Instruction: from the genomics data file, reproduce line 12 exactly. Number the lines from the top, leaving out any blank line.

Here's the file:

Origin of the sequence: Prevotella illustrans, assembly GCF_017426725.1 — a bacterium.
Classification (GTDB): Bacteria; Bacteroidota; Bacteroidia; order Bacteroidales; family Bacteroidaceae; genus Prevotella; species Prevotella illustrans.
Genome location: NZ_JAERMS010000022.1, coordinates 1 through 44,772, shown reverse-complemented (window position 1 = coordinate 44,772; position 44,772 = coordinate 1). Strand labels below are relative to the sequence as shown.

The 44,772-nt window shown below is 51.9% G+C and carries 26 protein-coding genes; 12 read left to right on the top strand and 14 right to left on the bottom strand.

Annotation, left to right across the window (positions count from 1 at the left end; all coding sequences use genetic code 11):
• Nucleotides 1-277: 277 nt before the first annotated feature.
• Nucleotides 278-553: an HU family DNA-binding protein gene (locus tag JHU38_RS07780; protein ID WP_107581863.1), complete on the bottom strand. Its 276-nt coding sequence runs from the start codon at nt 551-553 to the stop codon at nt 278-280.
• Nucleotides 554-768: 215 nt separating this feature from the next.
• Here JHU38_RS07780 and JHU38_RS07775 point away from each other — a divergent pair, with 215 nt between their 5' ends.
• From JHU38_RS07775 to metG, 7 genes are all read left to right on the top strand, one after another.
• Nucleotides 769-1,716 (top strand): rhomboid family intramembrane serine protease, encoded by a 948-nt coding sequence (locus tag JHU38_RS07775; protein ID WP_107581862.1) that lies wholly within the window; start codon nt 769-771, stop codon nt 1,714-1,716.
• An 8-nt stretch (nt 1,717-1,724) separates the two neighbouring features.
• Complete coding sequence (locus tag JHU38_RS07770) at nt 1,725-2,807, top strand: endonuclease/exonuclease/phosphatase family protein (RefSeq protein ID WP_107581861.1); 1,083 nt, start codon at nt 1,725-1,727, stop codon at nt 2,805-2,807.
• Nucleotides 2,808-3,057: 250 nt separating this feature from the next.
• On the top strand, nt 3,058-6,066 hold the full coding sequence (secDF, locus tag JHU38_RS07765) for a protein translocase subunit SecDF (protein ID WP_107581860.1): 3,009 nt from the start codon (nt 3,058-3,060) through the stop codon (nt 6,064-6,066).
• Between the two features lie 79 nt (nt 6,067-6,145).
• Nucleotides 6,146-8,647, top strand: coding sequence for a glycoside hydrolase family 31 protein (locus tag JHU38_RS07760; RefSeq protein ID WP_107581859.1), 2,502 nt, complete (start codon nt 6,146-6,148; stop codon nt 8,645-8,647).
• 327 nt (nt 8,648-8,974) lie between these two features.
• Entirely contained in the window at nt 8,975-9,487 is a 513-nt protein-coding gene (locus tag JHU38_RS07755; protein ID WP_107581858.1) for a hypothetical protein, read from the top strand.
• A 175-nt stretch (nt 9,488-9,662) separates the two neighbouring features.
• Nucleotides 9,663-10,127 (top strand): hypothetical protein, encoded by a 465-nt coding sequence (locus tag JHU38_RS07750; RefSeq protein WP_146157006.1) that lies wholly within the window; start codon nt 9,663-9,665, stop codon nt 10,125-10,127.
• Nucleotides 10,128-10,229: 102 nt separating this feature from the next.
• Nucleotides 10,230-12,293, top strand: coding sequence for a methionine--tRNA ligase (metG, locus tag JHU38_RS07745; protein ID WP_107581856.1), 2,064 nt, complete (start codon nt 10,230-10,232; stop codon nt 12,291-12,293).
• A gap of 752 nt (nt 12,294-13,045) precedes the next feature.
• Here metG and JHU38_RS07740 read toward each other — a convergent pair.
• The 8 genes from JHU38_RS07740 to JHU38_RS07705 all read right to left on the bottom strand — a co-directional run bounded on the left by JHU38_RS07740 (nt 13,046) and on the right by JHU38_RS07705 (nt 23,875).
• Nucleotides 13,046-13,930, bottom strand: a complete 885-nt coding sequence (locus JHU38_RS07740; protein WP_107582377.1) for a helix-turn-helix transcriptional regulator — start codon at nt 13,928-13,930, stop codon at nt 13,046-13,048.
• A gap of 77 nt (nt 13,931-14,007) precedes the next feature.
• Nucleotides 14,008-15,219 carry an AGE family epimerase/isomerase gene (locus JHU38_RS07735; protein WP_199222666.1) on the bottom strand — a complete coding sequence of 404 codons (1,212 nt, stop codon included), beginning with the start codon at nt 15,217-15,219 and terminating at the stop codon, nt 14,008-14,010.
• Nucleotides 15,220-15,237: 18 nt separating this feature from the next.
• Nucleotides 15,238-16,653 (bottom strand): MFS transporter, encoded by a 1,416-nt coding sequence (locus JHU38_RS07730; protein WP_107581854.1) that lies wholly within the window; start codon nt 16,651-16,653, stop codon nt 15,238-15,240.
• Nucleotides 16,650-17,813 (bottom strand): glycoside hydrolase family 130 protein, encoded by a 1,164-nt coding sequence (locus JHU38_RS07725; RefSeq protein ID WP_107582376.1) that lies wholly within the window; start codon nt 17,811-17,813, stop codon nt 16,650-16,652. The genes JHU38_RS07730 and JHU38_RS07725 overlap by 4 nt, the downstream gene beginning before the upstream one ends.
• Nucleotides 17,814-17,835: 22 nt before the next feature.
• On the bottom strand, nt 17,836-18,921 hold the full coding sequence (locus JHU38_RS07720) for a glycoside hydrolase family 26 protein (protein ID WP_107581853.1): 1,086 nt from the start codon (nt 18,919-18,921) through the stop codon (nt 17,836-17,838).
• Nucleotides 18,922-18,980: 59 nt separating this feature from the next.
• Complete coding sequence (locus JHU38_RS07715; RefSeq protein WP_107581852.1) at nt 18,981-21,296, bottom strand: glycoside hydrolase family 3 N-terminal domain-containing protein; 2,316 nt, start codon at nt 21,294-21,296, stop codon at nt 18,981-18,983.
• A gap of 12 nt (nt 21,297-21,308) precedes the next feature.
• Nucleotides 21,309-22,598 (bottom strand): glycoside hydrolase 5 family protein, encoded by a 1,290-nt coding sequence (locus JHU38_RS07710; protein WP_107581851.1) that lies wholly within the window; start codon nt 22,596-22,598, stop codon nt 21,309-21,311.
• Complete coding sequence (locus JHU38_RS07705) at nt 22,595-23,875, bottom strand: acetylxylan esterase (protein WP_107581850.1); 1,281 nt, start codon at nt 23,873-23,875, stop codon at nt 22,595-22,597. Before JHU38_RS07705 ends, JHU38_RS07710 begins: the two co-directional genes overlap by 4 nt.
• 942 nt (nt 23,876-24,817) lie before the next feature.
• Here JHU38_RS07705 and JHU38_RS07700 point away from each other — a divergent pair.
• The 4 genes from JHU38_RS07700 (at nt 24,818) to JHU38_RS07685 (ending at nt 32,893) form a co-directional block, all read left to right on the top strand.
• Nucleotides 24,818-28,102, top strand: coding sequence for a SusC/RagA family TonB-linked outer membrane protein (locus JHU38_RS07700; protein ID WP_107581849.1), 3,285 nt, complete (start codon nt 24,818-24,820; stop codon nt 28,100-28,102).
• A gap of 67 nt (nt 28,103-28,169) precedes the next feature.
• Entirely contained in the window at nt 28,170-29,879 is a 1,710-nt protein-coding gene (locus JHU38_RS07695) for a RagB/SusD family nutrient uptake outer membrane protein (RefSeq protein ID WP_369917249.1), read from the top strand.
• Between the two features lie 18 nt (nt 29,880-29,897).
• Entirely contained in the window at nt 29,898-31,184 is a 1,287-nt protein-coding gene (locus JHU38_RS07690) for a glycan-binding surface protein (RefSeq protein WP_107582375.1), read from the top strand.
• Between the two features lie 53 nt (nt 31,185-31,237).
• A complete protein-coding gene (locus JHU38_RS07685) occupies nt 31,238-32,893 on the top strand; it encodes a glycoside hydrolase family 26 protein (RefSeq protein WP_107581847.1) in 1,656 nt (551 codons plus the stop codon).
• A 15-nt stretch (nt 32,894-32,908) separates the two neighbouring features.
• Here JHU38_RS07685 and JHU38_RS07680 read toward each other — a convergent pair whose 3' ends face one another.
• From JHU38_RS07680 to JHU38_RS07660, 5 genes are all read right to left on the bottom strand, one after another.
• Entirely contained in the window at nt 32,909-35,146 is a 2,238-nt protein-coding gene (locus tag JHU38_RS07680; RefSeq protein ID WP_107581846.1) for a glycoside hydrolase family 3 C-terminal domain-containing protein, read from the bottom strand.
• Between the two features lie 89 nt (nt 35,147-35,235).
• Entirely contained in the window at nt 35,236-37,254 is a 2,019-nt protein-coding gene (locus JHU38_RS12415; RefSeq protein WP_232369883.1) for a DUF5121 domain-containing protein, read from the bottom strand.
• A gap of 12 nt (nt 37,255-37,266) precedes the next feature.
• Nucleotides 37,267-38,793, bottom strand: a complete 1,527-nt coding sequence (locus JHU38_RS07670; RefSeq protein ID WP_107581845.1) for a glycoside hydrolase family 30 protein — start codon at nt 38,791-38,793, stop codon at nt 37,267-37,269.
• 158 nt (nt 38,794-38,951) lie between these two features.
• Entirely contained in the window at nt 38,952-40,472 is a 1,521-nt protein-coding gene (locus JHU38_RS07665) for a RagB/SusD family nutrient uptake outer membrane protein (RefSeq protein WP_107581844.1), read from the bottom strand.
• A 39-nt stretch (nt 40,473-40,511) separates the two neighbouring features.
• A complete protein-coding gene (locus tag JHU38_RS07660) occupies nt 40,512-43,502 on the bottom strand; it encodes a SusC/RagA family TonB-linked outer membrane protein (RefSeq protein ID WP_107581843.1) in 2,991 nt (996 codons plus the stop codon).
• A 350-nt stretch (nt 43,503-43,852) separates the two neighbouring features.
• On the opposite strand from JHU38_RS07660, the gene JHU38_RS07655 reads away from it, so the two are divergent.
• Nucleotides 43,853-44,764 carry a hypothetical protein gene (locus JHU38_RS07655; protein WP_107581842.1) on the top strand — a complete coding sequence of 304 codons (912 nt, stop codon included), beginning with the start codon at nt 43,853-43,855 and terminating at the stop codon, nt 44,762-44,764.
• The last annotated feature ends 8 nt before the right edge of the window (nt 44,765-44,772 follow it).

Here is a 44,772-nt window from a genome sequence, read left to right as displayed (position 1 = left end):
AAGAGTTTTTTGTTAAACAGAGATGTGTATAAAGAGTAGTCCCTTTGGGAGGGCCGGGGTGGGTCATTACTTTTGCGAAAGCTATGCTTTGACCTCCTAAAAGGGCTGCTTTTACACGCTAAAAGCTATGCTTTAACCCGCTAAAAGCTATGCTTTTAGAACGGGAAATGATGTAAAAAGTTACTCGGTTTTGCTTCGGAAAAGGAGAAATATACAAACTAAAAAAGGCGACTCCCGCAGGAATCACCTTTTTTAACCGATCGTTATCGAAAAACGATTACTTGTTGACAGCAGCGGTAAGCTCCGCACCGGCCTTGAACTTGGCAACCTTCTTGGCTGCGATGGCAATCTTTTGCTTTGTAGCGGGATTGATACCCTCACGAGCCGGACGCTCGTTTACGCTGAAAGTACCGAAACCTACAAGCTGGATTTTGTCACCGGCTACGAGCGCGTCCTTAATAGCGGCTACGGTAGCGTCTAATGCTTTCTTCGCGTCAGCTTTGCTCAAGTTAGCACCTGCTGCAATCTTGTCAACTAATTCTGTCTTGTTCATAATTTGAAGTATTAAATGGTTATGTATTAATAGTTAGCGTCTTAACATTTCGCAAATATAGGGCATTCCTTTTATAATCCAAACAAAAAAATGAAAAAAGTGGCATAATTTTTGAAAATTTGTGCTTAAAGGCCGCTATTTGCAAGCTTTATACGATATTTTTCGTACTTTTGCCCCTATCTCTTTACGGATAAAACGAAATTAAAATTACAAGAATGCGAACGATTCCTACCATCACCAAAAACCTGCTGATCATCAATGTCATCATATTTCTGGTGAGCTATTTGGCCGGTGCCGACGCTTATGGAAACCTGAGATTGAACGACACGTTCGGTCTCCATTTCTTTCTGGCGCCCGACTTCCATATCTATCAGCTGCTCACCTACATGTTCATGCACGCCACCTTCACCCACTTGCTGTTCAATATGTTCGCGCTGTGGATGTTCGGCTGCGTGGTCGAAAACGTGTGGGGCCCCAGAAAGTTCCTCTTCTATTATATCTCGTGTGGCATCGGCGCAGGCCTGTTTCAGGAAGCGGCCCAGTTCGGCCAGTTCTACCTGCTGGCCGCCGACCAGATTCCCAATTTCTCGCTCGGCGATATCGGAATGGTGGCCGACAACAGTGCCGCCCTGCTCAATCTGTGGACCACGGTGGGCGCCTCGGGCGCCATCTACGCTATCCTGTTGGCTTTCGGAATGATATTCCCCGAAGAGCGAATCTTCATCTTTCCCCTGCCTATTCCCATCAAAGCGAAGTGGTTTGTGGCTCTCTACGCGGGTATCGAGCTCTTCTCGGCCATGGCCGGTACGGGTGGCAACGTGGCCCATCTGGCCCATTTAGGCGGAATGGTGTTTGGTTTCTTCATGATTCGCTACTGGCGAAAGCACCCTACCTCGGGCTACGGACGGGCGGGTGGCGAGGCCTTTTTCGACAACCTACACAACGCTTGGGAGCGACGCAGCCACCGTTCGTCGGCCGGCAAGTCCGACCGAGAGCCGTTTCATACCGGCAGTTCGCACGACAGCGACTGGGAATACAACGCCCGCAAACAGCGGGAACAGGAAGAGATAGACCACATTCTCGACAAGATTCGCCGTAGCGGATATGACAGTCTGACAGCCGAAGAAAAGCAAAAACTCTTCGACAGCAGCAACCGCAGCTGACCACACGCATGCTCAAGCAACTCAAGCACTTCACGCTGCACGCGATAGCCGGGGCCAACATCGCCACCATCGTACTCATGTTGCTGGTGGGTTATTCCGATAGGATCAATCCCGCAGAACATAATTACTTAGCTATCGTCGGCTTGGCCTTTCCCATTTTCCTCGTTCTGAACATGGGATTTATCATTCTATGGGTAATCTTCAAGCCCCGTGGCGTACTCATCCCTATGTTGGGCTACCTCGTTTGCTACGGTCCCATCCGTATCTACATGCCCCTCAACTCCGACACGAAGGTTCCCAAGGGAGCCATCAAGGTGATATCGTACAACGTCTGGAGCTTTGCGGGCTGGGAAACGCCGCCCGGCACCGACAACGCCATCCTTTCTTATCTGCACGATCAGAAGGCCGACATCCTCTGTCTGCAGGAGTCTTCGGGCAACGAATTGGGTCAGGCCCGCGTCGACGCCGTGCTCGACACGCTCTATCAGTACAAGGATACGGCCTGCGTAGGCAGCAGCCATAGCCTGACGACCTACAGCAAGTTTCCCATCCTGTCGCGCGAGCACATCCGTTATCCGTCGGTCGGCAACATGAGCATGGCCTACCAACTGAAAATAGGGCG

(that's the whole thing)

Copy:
• An 8-nt stretch (nt 1,717-1,724) separates the two neighbouring features.